In the past, utilities would have to update and replace the transmission line or build more generating facilities to resolve these problems. But today, people are installing rooftop solar which can alleviate some of that clog. It does that in two ways. First, it decreases the demand for energy by the consumer who installs solar panels. They’re now generating their own power and so the electricity that they would have consumed can go to other homes. Second, in some cases, rooftop solar also feeds power onto the grid meaning it can bypass the congested transmission lines and provide power to neighbors or others along those otherwise congested lines.
This potential to ease congestion drives much of the interest in rooftop solar and other distributed generation technologies. Yet that potential is not the same everywhere or at all times. Go back to the water system analogy. If the north side of a street has flood water rising out of the gutter because of a clog at the end of the street, expanding the south side’s gutters won’t do anything to fix the problem.
Unfortunately, public policies for rooftop solar have too often done the equivalent of expanding services on the wrong side of the street. Public funds have been spent on rooftop solar installations regardless of their actual environmental effects or their actual potential to reduce strain on the existing electrical grid.
A 2018 working paper by four energy economists finds exactly this phenomena. Because incentives are given to applicants regardless of the environmental effects they have, the current policy actually overpays many installations that do the equivalent of clearing the gutter on the already uncluttered side of the street. The inverse is also true, today’s policies underpay installations that would effectively clear congestion or clean up the environment.
The authors of the paper come to a gloomy conclusion that, “Subsidy levels are essentially uncorrelated with environmental benefits contributing to installed capacity that sacrifices approximately $1 billion per year in environmental benefits.” These findings aren’t terribly uncommon. A published paper from 2017 found similar results that 90% of the investments in rooftop solar had not been worthwhile in providing environmental benefits that exceeded the public cost to support their installations.
Though giving up a billion dollars worth of environmental benefits is certainly depressing, policies were designed that way for simplicity and because of technological constraints. How can policymakers ever know where and what the value of each solar installation is going to be? It’s a hard question demanding a rigorous answer that doesn’t just vary by season, but by day and even by the hour.
Despite the complexity of the problem, there’s actually a relatively easy solution. Update electricity rates. The way you likely pay for electricity is probably based on how much you use along with a small fixed fee. That is, you likely pay a constant per kilowatt-hour charge, one that doesn’t change regardless of whether the transmission lines are congested or wide open. In the past, this was largely a technical necessity. Meters that could record hour-by-hour consumption and not just tick up to the total used are newly emerging into wider use, as are smart thermometers.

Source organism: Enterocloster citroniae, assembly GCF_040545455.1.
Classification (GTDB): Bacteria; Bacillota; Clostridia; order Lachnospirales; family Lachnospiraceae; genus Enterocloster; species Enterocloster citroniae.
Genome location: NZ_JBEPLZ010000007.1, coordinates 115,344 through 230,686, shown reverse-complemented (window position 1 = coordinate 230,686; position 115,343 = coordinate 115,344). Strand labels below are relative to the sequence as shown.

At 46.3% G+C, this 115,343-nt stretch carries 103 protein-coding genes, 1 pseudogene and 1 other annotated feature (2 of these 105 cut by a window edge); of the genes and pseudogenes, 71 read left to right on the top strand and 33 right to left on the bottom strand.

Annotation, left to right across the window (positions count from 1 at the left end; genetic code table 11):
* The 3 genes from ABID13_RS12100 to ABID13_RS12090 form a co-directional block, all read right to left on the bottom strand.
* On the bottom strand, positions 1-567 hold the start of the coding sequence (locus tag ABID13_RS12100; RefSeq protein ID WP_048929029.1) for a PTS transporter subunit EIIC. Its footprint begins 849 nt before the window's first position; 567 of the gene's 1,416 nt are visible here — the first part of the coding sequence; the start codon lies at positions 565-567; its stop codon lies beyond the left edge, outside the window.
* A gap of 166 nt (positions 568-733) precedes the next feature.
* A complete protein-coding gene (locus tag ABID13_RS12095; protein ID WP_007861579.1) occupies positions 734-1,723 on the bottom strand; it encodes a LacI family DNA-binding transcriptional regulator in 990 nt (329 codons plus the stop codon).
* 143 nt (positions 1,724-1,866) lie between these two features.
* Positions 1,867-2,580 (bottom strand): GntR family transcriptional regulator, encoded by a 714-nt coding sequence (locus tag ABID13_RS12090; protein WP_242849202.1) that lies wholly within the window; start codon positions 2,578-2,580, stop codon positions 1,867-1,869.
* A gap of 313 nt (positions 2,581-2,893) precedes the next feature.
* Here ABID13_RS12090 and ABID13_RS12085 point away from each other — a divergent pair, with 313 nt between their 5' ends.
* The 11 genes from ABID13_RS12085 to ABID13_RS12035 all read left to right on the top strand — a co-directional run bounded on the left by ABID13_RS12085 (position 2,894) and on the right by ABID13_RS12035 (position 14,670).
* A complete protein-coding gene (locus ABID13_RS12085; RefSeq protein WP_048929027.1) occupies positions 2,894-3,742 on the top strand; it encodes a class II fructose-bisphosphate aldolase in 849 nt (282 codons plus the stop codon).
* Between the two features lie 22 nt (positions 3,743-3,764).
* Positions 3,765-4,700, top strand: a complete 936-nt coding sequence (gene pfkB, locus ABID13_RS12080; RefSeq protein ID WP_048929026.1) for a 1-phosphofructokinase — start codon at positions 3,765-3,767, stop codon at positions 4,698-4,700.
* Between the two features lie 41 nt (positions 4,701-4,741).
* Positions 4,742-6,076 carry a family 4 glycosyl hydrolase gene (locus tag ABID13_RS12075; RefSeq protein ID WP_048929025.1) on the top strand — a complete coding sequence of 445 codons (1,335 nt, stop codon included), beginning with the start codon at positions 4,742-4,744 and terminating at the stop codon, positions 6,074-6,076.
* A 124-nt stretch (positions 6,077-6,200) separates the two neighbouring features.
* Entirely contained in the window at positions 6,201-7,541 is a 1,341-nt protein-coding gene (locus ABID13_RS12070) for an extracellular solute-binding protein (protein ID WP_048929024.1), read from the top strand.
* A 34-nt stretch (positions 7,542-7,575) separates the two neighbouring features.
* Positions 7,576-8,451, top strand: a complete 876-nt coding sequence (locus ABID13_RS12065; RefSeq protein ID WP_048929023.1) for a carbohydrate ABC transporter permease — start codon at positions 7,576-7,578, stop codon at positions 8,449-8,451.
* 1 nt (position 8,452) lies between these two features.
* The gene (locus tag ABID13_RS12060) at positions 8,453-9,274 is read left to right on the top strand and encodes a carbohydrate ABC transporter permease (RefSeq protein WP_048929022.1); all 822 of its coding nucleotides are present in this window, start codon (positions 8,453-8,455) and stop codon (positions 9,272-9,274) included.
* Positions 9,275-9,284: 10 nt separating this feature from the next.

So what should utilities and policymakers do to encourage the adoption of rooftop solar in places that will provide a benefit to the system as a whole? They should create a rate system that charges people based on the time they’re using electricity and the strain that it’s creating on the wider grid.
The value of electricity consumers use fluctuates by the hour and place. That means updating rate design must grapple with exactly those two factors.
Updating rates to reflect the actual cost for the utility to serve that consumer should be the first step for policymakers. Some places have already begun incorporating time-of-use policies. For example, in 2018, Fort Collins, Colorado moved to time-of-use plans that vary the cost of electricity based on the time of day when a consumer uses electricity. There are times of the day where electricity costs much more, called “peak demand” because more consumers need and use electricity at those times.
The next step should be incorporating the locational value and cost of each kilowatt. Research by Stanford’s energy economist Frank Wolak looks at this kind of locational pricing. His paper is aptly titled, “Efficient Pricing: The Key to Unlocking Radical Innovation in the Electricity Sector”. Dr. Wolak’s point is that current rate design policies provide no incentive for consumers and prospective rooftop solar customers to determine if they are on the clogged side of the street or the unclogged side of the street. Yet this is vitally important for whether or not public support for rooftop solar installations actually boosts public welfare by ameliorating the strain from the electrical system.
Grid operators often already know where those congested lines are located in their systems. For example, during 2015 in the PJM Interconnection, an organization operating the electrical grid in the Eastern United States, some locations had marginal costs as much as 10 times that of the average area. In PJM’s case, that meant that although the average cost per megawatt-hour for most electricity was between $21 and $40, a subset of locations paid more than $100 per megawatt-hour. Consumers wouldn’t know that electricity generation prices vary, however, as all of that is hidden behind a screen of regulated prices and happens in the wholesale electricity markets. Opening up that information to consumers creates opportunities to conserve energy for both environmental and financial reasons.
Fundamentally, Dr. Wolak’s point is that getting the prices right is important for incentivizing innovation to bring the costs of the entire system down. In fact, the entire point of updating rate design is about getting prices right. In doing so, the costs of electrical service will fall and greater environmental benefits can be captured. It will also prepare the wider grid for more innovative ideas to cut costs and revolutionize the energy system.
CGO scholars and fellows frequently comment on a variety of topics for the popular press. The views expressed therein are those of the authors and do not necessarily reflect the views of the Center for Growth and Opportunity or the views of Utah State University.